I was absorbed by each of these three languid, dialogue-driven stories of romance and regret.
Some thematic inconsistencies mar an otherwise competent character drama.
A wonder of beauty and sentiment, also an emotional thriller that at times borders on psychological horror.
Not quite the “normal people try crime, are terrible” Coen-brothers comedy that it could have been, but becomes fun enough by the end.
From the performances to the accents to the soundtrack, everything in Ridley Scott’s dynastic melodrama is all over the place.
For me, Spencer needed a little bit more depth to become memorable as a biopic, but it’s nonetheless and interesting if entirely fictional reconstruction of a character we all feel like we know.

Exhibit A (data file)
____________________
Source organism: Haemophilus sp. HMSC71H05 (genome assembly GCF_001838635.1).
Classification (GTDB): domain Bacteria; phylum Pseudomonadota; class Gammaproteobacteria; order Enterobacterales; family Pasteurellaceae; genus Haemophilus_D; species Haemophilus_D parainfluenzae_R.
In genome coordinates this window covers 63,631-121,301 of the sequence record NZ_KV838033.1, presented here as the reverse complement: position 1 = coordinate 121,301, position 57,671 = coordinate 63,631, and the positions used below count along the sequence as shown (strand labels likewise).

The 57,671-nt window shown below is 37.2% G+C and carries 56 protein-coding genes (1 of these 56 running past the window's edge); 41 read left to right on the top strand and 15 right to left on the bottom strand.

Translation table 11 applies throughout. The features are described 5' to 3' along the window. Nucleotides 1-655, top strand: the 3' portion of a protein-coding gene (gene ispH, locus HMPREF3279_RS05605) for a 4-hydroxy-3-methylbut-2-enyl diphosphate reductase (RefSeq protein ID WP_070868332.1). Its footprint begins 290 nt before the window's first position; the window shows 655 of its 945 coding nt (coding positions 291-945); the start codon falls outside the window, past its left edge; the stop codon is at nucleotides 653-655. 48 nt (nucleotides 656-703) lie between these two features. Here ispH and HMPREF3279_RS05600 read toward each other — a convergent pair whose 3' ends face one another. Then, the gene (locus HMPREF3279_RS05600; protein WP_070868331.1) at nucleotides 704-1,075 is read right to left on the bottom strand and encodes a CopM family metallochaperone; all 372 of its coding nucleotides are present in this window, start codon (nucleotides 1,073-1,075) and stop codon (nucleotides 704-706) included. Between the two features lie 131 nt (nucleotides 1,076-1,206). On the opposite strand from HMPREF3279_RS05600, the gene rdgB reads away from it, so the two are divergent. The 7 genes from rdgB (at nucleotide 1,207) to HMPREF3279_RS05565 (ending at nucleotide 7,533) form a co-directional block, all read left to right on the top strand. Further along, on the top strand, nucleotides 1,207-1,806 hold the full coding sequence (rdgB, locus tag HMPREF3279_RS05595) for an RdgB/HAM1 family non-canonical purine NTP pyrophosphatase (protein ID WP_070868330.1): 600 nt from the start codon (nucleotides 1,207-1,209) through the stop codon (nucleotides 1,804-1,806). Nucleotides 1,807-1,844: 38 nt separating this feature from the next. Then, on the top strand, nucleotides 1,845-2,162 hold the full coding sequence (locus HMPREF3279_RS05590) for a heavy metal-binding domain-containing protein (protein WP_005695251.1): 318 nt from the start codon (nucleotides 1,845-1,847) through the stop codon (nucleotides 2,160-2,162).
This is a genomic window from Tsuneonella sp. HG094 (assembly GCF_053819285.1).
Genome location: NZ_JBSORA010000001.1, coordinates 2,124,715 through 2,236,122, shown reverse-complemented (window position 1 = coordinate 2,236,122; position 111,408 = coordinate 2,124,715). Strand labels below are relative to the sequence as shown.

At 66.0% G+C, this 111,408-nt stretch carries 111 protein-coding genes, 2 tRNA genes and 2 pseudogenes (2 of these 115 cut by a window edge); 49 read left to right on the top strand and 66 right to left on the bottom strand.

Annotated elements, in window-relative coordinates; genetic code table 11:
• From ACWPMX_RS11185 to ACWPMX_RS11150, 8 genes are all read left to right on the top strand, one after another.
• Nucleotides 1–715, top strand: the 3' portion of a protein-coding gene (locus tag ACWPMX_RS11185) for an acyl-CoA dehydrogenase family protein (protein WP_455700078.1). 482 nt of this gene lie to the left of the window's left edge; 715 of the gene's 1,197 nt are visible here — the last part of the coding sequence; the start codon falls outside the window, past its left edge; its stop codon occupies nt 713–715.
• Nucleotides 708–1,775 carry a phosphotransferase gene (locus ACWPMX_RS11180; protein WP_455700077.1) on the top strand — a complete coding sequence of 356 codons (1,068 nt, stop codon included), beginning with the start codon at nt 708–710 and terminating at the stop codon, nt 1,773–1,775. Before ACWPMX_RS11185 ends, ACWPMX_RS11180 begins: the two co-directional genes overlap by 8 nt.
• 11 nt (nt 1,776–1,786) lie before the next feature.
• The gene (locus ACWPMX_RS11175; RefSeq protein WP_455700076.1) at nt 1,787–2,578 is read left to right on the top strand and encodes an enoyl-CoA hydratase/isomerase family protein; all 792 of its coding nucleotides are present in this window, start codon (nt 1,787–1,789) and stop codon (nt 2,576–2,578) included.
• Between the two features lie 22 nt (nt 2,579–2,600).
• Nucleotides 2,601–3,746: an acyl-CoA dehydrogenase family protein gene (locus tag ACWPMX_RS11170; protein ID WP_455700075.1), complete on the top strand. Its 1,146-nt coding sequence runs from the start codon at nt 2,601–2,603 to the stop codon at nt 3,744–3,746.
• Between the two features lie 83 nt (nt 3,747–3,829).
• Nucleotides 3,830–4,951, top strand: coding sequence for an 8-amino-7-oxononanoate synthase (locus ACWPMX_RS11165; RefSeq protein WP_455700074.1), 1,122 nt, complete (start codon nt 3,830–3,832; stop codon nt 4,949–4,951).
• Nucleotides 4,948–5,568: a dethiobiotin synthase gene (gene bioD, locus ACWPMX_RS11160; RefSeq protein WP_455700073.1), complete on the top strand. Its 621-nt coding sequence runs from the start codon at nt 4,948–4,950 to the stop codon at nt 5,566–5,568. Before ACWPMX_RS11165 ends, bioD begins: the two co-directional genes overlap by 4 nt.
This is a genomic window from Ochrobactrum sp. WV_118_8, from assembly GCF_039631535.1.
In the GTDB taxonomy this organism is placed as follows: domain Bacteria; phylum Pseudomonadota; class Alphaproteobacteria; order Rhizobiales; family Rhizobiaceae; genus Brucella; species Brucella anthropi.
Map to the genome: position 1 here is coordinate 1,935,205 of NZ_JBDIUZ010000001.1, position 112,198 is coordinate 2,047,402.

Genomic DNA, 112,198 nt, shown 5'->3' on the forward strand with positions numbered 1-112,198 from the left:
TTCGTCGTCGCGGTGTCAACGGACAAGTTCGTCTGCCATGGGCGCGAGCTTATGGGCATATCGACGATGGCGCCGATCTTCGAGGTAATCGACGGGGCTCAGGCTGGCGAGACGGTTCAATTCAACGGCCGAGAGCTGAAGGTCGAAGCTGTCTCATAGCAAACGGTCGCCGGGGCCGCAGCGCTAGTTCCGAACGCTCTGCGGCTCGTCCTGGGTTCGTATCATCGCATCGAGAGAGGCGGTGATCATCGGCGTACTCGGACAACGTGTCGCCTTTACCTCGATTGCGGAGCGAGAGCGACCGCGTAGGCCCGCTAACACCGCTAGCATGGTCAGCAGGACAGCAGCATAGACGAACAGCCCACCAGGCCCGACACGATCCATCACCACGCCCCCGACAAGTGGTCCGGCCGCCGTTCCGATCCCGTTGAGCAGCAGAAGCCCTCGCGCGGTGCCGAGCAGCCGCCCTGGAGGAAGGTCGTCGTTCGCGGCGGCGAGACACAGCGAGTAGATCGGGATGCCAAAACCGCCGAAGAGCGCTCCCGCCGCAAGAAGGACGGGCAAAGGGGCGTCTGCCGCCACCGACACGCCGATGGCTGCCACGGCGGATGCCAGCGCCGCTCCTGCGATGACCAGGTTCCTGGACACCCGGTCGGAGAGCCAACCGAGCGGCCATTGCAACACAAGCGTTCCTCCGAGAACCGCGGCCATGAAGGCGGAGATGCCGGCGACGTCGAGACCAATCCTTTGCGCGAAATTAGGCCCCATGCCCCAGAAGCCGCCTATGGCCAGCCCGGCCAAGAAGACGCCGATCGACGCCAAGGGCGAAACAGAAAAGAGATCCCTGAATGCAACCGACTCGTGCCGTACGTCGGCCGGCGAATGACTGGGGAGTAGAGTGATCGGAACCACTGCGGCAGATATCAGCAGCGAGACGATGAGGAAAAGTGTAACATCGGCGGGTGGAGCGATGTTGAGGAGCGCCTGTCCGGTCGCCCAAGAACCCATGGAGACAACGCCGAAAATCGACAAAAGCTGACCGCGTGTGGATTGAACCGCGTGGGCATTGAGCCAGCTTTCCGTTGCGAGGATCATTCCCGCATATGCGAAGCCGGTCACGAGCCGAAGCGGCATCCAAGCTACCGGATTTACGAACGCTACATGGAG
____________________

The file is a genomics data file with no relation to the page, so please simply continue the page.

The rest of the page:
Rebecca Hall excels in her firts outing as a director and a writer, eliciting great performances and a gorgeous photography.
With its bold aesthetic mysticism, The Green Knight reminded me why I loved my book of Arthurian myths when I was a kid.
Ridley Scott’s latest studies medieval misogyny from a uniquely modern perspective.
Quo Vadis, Aida? is a rough but necessary film detailing the circumstances around the Srebrenica genocide.